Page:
Written by Christie Cacioppo, M.A., BCaBA
Many children with autism and other developmental disabilities engage in behaviors that might seem unexplainable or irrational. Some of these behaviors might be hitting their head against the wall, biting or scratching themselves, or even hitting their own head with their hand. These behaviors are called self-injurious behavior (or SIB) and, to the one engaging in the behavior, it makes perfect sense.
There is always a reason (i.e. function) for every behavior, and SIB is no exception. Self-injurious behaviors can be a response to something from within. For example, let’s consider a headache. Individuals who are able to vocalize that their head hurts can then receive relief either through medication or a scalp massage. An individual who does not have the capability to tell someone that their head hurts might hit their head instead. Hitting their head could lead to someone giving them medication which would reinforce their behavior. Hitting their head could also make their head feel better because of the pressure that it produces. In contrast, the SIB might be a response to something in their environment, such as someone takes something that they want and they don’t know how to ask for it back. Some of the common reasons for self-injurious behaviors in general are:
1) It feels good/decreases pain from a medical issue
2) They do or do not have access to something that they want
3) They are trying to escape from something or someone
4) They want attention
5) Inability to communicate any of the above reasons
It is very important to decrease these behaviors because they can have serious health risks to the individual. If a child is poking their eyes as an SIB they might end up poking their eye to a point where they make themselves blind. If a child is biting their hand on a regular basis, tissue damage might form on the spot where they are biting. Many children have caused permanent damage to different parts of their body as a result of engaging in self-injurious behaviors. These behaviors can result in serious risks and should be taken very seriously and handled with the utmost care.
So what can be done about these behaviors? This is a very important area due to the fact these behavior pose a health risk.
- The first thing that we recommend at Behavioral Consulting is a thorough medical exam to rule out any medical issues. If you eliminate any underlying medical issues then the behavior may decrease or be eliminated on its own.
- If the behavior persists after medical issues have been addressed or there are no medical issues, careful observations should be done to help determine what happens before (antecedent) and what is the result of the behavior (consequence). A functional analysis (observing what happens in different situations) should also be done by a trained Behavior Analyst in order to determine the function of the problem behavior (i.e. why it is occurring)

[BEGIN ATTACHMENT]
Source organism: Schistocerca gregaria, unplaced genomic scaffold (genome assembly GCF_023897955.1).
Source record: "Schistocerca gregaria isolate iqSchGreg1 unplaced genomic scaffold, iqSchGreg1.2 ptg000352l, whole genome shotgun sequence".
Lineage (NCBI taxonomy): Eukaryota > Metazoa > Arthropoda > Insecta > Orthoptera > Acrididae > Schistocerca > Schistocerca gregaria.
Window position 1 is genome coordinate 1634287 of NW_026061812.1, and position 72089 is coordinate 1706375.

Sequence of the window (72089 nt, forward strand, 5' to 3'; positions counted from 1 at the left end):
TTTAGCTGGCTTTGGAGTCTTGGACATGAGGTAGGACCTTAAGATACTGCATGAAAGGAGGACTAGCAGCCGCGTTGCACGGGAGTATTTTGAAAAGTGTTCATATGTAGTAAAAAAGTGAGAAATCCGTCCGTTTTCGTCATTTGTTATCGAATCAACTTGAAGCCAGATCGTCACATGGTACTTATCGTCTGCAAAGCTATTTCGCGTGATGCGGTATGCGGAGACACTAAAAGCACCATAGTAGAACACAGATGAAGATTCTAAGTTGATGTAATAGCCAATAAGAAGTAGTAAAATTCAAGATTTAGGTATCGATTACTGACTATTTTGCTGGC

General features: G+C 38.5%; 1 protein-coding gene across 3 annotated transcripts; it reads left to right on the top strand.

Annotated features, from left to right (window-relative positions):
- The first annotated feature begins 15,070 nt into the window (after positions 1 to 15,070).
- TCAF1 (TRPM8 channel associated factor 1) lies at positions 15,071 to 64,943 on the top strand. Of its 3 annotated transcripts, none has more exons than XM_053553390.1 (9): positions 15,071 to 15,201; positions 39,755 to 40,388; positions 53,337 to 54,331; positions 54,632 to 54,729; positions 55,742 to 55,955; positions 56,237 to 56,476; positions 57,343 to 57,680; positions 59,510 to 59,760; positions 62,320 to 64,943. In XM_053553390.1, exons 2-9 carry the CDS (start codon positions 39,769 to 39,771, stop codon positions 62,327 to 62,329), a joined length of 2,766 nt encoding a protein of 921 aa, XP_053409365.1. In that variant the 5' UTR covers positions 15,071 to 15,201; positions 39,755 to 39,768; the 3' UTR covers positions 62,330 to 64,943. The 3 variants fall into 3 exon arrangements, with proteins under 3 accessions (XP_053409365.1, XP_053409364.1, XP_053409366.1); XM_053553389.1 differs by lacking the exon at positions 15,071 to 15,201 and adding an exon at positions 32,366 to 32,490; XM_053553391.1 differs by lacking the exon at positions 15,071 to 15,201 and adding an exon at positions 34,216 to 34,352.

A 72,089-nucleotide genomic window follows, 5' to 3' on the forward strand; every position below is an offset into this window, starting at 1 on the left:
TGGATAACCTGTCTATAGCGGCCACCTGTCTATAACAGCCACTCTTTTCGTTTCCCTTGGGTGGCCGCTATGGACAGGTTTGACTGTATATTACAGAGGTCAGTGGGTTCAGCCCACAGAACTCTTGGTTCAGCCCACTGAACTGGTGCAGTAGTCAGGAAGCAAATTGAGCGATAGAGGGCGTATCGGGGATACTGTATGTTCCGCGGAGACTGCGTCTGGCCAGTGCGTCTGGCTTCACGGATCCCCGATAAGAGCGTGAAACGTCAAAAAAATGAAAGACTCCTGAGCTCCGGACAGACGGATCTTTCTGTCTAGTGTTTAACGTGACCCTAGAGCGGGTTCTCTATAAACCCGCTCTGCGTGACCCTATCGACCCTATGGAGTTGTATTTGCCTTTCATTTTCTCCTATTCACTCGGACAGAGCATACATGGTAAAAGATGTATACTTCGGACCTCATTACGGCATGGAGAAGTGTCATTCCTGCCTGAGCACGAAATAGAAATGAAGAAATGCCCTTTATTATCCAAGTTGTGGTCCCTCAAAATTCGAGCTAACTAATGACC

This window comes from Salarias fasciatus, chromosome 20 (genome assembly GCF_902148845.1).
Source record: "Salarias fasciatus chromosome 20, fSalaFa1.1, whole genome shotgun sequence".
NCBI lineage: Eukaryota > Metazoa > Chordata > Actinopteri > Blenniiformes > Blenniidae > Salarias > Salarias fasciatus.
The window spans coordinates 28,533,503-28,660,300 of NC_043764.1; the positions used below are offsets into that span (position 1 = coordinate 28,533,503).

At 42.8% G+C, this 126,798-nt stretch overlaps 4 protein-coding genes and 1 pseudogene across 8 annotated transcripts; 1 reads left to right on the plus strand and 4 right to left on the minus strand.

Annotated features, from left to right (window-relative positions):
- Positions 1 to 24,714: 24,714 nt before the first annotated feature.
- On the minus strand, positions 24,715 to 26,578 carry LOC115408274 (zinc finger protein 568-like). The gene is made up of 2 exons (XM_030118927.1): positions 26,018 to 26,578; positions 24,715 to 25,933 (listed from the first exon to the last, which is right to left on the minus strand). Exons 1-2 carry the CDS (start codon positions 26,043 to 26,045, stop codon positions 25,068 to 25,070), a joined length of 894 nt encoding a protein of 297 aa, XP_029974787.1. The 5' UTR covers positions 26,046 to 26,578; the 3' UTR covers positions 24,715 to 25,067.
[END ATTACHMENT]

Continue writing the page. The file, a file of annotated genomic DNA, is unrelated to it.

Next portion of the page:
- Once the reason, or function, for the behavior has been discovered then a treatment plan can be put in place based on the function. The ultimate goal should be to eliminate the injurious behavior permanently.
The method for decreasing and eliminating the SIB should be based on the topography and function of the behavior. If the child is skin picking for a toy, putting a helmet on them and not giving them attention is not going to be as effective as blocking them from skin picking and removing access to the desired toy. One common treatment for SIB is teaching the child more effective forms of communication. For the child, asking for what they want should require a lot less effort than engaging in self-injury. Different communication methods can be used to ensure this, however the most common are vocal, sign, and Picture Exchange Communication Systems (PECs). No matter which method is used, it should be used consistently across all settings so that the child will generalize the use of the communication to all settings which should also result in the decrease in SIB across all settings, as well.
Self-injurious behaviors can be very scary to observe, especially if it is your child that is engaging in them. No one wants to see their child hurting themselves. Never fear! The good news is that these types of behaviors can be decreased and eliminated all-together if effective assessment and intervention procedures are put in place. There are many ways to decrease these types of behaviors although it is a matter of finding the function of the behavior and then developing a plan that addresses that function. For more information about our assessment and intervention procedures at Behavioral Consulting of Tampa Bay, Inc., please visit our website at www.bcotb.com or contact us at 813-814-2000.